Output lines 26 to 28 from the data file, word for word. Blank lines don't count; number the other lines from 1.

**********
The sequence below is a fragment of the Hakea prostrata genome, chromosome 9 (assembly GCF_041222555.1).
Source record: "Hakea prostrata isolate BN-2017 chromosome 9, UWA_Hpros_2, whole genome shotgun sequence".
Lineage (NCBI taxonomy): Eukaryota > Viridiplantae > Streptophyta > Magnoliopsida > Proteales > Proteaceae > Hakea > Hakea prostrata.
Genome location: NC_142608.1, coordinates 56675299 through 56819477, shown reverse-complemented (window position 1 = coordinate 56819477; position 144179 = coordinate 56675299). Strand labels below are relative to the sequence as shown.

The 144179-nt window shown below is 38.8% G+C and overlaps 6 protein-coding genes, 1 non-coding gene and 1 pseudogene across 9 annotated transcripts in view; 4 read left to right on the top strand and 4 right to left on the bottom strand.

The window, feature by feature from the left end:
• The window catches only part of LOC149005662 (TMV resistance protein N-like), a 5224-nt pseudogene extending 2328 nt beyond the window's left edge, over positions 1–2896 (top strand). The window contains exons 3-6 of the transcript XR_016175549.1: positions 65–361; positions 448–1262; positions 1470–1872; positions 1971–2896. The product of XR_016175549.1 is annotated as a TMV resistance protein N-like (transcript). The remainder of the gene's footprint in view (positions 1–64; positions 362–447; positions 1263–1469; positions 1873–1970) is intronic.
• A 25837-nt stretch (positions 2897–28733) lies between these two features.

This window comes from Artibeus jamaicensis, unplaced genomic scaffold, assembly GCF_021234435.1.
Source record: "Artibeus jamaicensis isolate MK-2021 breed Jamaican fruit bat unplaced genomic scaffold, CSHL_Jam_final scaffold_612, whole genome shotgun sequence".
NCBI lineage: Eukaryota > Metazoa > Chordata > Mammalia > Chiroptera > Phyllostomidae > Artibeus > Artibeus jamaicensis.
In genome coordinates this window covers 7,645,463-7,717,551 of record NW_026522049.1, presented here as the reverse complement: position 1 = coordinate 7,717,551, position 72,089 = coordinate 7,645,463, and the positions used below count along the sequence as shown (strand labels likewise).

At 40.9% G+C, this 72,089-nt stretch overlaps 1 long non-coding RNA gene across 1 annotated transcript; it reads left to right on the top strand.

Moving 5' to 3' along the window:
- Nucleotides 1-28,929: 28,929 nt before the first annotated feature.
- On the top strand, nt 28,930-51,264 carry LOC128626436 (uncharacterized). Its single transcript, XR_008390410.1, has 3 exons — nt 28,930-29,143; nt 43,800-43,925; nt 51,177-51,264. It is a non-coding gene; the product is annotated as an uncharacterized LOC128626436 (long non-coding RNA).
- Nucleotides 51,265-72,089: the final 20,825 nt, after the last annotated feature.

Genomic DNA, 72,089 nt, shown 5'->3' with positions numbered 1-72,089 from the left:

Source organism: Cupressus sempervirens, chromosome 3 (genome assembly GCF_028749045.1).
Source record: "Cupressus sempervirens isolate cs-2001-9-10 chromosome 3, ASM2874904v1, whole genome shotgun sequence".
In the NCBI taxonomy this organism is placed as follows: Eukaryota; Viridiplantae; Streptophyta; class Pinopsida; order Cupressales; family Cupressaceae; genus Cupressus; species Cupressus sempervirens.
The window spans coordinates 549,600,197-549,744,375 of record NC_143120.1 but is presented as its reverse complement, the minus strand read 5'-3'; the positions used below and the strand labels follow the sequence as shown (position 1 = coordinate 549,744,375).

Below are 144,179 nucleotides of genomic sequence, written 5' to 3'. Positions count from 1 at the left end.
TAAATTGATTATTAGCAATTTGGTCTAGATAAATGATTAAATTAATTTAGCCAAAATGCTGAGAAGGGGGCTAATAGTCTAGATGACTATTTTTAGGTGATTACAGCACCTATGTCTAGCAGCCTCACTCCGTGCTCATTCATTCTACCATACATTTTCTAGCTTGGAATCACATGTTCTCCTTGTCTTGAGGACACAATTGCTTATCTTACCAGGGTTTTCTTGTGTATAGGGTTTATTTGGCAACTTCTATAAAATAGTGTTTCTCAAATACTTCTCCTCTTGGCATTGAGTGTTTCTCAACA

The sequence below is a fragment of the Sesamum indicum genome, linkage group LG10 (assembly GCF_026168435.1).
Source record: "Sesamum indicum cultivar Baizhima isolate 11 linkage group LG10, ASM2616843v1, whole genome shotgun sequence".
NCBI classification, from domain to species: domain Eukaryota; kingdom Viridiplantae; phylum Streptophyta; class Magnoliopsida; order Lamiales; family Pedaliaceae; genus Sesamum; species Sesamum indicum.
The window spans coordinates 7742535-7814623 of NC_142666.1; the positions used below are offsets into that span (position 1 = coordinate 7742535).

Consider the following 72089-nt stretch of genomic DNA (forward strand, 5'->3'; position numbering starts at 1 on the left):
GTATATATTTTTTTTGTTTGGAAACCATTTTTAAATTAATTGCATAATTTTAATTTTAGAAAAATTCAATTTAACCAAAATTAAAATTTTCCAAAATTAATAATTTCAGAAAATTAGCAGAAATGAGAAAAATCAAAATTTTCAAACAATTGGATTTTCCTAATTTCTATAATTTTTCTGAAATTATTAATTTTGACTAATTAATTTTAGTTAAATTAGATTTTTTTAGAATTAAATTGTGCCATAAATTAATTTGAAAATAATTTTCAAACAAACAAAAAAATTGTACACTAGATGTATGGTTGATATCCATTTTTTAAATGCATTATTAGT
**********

Source record: "Sesamum indicum cultivar Baizhima isolate 11 linkage group LG10, ASM2616843v1, whole genome shotgun sequence".
NCBI classification, from domain to species: domain Eukaryota; kingdom Viridiplantae; phylum Streptophyta; class Magnoliopsida; order Lamiales; family Pedaliaceae; genus Sesamum; species Sesamum indicum.
The window spans coordinates 7742535-7814623 of NC_142666.1; the positions used below are offsets into that span (position 1 = coordinate 7742535).